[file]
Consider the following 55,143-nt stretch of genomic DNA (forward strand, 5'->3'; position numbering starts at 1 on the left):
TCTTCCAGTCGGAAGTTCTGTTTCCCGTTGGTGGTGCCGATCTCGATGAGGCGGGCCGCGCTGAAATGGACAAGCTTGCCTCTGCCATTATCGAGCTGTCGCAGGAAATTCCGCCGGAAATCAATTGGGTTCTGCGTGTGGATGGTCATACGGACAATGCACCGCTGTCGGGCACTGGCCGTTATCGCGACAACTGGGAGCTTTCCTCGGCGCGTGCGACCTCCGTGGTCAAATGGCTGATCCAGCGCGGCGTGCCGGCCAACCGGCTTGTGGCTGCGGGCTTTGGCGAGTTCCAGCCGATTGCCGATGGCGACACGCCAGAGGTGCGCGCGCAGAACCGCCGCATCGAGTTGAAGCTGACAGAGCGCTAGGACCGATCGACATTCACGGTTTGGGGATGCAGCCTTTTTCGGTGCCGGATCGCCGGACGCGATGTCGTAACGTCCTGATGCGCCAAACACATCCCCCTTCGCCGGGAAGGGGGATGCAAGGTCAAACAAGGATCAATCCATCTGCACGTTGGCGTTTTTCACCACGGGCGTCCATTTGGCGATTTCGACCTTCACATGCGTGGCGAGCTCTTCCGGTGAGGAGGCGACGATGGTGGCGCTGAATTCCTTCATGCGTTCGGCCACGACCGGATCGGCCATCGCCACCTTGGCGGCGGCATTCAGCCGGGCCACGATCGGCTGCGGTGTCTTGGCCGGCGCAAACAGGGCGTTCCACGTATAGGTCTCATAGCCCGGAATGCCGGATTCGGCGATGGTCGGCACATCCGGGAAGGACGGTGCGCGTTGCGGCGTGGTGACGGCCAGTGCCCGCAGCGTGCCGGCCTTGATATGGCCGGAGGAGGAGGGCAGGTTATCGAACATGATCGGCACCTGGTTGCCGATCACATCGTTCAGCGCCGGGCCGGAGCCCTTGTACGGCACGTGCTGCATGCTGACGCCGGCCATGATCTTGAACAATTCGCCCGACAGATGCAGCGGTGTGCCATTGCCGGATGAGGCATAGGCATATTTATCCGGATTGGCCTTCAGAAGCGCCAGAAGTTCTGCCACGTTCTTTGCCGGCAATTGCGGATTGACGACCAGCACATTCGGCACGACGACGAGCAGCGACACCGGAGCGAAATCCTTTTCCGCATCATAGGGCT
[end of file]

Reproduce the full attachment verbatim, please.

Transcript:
Consider the following 55,143-nt stretch of genomic DNA (forward strand, 5'->3'; position numbering starts at 1 on the left):
TCTTCCAGTCGGAAGTTCTGTTTCCCGTTGGTGGTGCCGATCTCGATGAGGCGGGCCGCGCTGAAATGGACAAGCTTGCCTCTGCCATTATCGAGCTGTCGCAGGAAATTCCGCCGGAAATCAATTGGGTTCTGCGTGTGGATGGTCATACGGACAATGCACCGCTGTCGGGCACTGGCCGTTATCGCGACAACTGGGAGCTTTCCTCGGCGCGTGCGACCTCCGTGGTCAAATGGCTGATCCAGCGCGGCGTGCCGGCCAACCGGCTTGTGGCTGCGGGCTTTGGCGAGTTCCAGCCGATTGCCGATGGCGACACGCCAGAGGTGCGCGCGCAGAACCGCCGCATCGAGTTGAAGCTGACAGAGCGCTAGGACCGATCGACATTCACGGTTTGGGGATGCAGCCTTTTTCGGTGCCGGATCGCCGGACGCGATGTCGTAACGTCCTGATGCGCCAAACACATCCCCCTTCGCCGGGAAGGGGGATGCAAGGTCAAACAAGGATCAATCCATCTGCACGTTGGCGTTTTTCACCACGGGCGTCCATTTGGCGATTTCGACCTTCACATGCGTGGCGAGCTCTTCCGGTGAGGAGGCGACGATGGTGGCGCTGAATTCCTTCATGCGTTCGGCCACGACCGGATCGGCCATCGCCACCTTGGCGGCGGCATTCAGCCGGGCCACGATCGGCTGCGGTGTCTTGGCCGGCGCAAACAGGGCGTTCCACGTATAGGTCTCATAGCCCGGAATGCCGGATTCGGCGATGGTCGGCACATCCGGGAAGGACGGTGCGCGTTGCGGCGTGGTGACGGCCAGTGCCCGCAGCGTGCCGGCCTTGATATGGCCGGAGGAGGAGGGCAGGTTATCGAACATGATCGGCACCTGGTTGCCGATCACATCGTTCAGCGCCGGGCCGGAGCCCTTGTACGGCACGTGCTGCATGCTGACGCCGGCCATGATCTTGAACAATTCGCCCGACAGATGCAGCGGTGTGCCATTGCCGGATGAGGCATAGGCATATTTATCCGGATTGGCCTTCAGAAGCGCCAGAAGTTCTGCCACGTTCTTTGCCGGCAATTGCGGATTGACGACCAGCACATTCGGCACGACGACGAGCAGCGACACCGGAGCGAAATCCTTTTCCGCATCATAGGGCT